Former President P.W. Botha was found guilty Friday of ignoring a summons from a panel investigating apartheid-era atrocities. He was given a suspended prison sentence and fined.

The ruling brings an end to a trial that has underscored South Africa's simmering racial divisions."The failure of the accused to appear . . . was unlawful, intentional and without sufficient cause," Magistrate Victor Lugaju said in his ruling, which took 50 minutes to read.

The magistrate ordered Botha to pay a fine of $1,577 or spend 12 months in prison. He also gave Botha a 12-month prison term, suspended for five years on condition that Botha comply with any future summons.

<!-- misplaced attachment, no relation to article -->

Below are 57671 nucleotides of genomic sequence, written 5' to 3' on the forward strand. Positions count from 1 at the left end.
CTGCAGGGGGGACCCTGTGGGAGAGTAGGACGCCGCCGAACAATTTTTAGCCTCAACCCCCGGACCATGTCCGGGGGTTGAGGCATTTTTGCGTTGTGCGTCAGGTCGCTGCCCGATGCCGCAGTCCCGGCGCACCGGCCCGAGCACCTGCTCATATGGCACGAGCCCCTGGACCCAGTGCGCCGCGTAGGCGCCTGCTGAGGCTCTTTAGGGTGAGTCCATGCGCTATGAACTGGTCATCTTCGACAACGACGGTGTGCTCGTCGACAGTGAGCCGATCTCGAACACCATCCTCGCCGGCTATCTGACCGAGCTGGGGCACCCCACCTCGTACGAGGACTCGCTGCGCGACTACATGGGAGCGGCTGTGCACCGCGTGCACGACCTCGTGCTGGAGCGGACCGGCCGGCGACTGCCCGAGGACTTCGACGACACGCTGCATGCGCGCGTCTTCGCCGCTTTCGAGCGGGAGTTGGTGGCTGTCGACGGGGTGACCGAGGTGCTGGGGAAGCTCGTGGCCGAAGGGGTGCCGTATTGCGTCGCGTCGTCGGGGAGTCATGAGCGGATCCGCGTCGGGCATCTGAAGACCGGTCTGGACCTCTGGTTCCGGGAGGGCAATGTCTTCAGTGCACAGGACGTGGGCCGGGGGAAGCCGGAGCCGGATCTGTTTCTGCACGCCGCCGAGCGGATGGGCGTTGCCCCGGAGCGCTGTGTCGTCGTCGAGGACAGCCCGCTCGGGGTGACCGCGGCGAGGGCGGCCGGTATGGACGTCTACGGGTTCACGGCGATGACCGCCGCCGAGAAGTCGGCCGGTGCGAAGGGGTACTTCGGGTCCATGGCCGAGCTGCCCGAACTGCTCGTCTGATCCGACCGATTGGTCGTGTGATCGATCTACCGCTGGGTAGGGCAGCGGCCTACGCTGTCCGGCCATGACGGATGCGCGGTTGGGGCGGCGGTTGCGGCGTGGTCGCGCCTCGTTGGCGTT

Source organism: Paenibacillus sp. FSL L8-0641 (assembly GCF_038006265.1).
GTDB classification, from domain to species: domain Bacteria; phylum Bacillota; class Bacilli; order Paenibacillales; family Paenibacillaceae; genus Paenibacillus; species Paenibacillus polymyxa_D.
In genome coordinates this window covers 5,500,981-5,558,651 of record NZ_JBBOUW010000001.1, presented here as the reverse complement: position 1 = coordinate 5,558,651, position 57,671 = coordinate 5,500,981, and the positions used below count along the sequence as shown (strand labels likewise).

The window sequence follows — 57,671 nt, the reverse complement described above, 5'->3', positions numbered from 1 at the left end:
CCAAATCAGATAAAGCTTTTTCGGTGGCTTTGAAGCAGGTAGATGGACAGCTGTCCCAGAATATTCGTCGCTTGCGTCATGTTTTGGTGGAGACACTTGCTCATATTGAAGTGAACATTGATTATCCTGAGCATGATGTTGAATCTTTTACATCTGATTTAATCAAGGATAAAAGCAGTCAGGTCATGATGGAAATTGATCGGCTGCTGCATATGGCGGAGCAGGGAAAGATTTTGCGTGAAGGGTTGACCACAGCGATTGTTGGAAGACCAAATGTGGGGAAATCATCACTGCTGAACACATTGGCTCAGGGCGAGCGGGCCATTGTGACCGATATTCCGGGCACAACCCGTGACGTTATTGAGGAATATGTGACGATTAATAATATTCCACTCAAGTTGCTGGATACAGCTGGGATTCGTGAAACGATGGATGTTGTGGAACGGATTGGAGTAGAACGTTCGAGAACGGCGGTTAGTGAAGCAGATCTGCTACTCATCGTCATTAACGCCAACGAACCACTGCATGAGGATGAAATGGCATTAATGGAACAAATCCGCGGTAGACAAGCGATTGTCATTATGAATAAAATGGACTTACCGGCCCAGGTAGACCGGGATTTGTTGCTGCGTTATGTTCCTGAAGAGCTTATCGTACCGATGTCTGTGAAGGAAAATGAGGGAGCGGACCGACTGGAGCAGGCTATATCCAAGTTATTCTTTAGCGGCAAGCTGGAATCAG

"Right through the proceedings, the accused has shown no remorse," said the magistrate.

Botha, 82, could have received up to two years in jail for ignoring the subpoena from South Africa's Truth and Reconciliation Commission.

Botha, who smiled and joked with friends after the sentencing, left the courtroom without comment. Demonstrators outside jeered him as he left.

His lawyers filed a notice of appeal, and Botha was released on a bail of $8.

State prosecutor Bruce Morrison had asked for a fine of $9,463 and a suspended prison sentence, arguing that Botha was disrupting the commission's attempts to promote racial healing in South Africa.